There is little doubt that with its hard-hitting skill and action, mixed martial arts (MMA) has become a popular sport, not only for its adult athletes and avid fans, but for kids. According to ESPN, a 2011 market research study reported 30,000 MMA schools in the U.S. with a staggering 5.5 million teen participants and 3.2 million kids in MMA under the age of 13.
MMA grew from a discipline that was once banned in some states (In 1983 Pennsylvania’s Senate banned what were then called “Tough Guy Competitions”) to become a culturally acceptable, mainstream, multi-million dollar spectator sport. Like any popular sport, it boasts highly paid top fighters and heroes who have become household names, such as Canada’s Georges St-Pierre – known as “GSP” in the ring and to his millions of fans.
The increase in kids MMA was bound to happen. The generation of youngsters coming up now are the first to live in a time when MMA is a widely-accepted and respected martial art form. The passage of time and a little knowledge about what occurs in the sport goes a long way. When you consider the popularity and outright acceptance of other forms of the fighting arts in North America – boxing, karate, and judo to name but a few – it was only a matter of time that MMA for kids received its due.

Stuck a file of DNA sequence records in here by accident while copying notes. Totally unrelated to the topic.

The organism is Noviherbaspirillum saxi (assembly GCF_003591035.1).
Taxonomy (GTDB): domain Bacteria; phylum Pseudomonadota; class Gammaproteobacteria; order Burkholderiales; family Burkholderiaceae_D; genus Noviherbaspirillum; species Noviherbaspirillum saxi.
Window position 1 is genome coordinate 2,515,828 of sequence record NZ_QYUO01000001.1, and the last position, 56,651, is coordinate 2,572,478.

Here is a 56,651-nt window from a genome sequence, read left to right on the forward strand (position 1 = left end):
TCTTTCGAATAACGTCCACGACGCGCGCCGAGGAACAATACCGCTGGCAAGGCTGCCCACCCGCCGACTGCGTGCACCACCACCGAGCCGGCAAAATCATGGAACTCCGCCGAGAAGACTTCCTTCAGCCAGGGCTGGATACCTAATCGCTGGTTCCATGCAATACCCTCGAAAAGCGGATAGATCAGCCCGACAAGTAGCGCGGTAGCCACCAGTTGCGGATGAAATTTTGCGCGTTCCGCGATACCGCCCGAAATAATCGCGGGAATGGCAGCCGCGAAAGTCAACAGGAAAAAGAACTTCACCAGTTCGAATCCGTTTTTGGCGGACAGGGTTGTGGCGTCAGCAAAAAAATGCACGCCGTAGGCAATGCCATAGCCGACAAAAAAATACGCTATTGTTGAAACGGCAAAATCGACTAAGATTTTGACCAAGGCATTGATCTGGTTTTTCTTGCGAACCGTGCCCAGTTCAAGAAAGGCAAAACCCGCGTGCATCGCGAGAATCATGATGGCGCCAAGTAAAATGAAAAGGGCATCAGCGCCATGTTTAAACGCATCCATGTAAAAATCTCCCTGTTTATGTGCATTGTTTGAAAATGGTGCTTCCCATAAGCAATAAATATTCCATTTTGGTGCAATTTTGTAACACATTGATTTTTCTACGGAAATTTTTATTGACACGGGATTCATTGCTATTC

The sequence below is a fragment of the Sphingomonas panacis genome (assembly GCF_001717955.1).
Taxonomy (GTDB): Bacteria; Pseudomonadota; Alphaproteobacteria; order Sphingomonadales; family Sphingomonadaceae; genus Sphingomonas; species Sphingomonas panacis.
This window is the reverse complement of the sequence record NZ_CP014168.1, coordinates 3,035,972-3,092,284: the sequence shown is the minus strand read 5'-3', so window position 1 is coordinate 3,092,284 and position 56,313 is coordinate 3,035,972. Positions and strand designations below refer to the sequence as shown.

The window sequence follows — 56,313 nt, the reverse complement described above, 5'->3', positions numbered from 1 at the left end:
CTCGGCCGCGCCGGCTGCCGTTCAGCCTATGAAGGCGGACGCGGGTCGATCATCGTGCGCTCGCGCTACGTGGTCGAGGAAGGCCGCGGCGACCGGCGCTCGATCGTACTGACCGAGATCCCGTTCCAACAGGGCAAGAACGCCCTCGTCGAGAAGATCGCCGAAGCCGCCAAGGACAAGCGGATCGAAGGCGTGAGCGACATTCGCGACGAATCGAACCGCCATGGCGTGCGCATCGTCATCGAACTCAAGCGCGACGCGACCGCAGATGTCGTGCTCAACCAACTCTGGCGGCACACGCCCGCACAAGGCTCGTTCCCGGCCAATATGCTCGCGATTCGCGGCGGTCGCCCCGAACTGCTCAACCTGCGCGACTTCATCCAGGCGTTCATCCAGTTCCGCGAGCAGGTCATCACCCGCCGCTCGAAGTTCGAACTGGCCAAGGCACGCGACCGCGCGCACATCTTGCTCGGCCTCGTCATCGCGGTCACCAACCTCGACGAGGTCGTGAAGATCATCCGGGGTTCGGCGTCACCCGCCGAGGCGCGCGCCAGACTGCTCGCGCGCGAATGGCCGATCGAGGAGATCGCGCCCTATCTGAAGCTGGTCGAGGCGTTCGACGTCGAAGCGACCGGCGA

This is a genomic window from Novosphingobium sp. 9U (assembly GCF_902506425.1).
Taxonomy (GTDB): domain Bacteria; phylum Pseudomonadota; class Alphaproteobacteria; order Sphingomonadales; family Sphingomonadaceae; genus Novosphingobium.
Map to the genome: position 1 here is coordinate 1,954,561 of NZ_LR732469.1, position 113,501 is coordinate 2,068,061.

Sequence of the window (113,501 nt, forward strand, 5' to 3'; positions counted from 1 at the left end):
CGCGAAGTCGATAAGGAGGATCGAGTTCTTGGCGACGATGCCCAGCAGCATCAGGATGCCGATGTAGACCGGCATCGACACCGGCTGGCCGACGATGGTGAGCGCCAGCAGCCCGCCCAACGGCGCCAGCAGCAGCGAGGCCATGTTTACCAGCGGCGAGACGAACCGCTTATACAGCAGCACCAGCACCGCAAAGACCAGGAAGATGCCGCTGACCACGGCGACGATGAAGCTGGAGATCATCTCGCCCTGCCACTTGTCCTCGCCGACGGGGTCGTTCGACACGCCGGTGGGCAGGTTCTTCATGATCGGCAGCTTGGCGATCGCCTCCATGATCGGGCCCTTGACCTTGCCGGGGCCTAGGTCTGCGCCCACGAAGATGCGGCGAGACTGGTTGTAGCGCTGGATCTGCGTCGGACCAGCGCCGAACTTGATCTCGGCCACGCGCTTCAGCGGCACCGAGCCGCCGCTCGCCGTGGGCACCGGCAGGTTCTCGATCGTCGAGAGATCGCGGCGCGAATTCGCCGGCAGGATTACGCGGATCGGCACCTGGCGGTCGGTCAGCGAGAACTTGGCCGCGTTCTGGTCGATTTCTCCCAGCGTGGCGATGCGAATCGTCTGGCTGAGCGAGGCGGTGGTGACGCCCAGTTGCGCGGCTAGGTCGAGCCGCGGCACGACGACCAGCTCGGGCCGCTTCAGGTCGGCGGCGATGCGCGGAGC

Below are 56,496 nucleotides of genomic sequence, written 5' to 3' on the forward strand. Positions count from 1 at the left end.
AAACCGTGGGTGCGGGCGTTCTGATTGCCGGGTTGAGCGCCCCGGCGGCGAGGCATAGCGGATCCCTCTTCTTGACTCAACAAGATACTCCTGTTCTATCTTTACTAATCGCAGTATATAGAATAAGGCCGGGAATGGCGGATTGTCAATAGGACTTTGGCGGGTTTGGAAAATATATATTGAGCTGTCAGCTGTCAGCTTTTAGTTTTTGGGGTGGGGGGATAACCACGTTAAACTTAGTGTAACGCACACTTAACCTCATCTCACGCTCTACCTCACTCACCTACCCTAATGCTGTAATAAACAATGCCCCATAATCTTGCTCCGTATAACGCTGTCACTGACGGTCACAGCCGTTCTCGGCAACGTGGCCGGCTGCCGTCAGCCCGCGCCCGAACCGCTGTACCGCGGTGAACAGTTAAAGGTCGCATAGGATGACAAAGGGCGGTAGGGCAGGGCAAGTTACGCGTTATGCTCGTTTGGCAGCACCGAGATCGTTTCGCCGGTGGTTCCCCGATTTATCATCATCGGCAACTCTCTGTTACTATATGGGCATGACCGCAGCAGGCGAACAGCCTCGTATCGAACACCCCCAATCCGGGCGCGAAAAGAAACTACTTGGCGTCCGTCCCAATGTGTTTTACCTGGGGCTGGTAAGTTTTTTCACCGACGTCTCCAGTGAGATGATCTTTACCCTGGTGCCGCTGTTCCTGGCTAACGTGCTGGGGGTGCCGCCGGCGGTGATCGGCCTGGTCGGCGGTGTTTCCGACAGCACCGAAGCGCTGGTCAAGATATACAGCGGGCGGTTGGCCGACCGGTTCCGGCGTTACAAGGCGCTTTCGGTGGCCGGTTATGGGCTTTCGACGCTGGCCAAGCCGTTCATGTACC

Once the news-selling sensationalism of the early predecessors of MMA died down, and the training, discipline and skill involved became known, acceptance was bound to follow. Combat sports will always have detractors. It’s interesting to think about how parents view judo, karate and boxing now. These disciplines are often regarded as sports that teach discipline, build character and increase confidence. Did adult detractors once have fears that youth participants would use their skill to settle schoolyard spats? Probably. The same is true of the naysayers of kids MMA.
The reality of participating in mixed martial arts is not lost on the kids in there doing it, though. They have fun, they feel good, and they aren’t roaming our neighbourhoods in packs picking fights.
Parents – Research the Sport. Research Kids MMA Gear
This doesn’t mean parents don’t have valid concerns. Any parent whose child participates in any sport, needs to understand the inherent risks. If your child is considering MMA, go watch kids train, meet the instructors, talk to parents who have kids participating. Most importantly, ensure that if your child does participate, they have the right gear. Don’t settle on old equipment or ill-fitting gear for full-grown adults. For young kids, there are kids boxing gloves designed and sized accordingly, and for teens, there are smaller sizes of MMA gloves .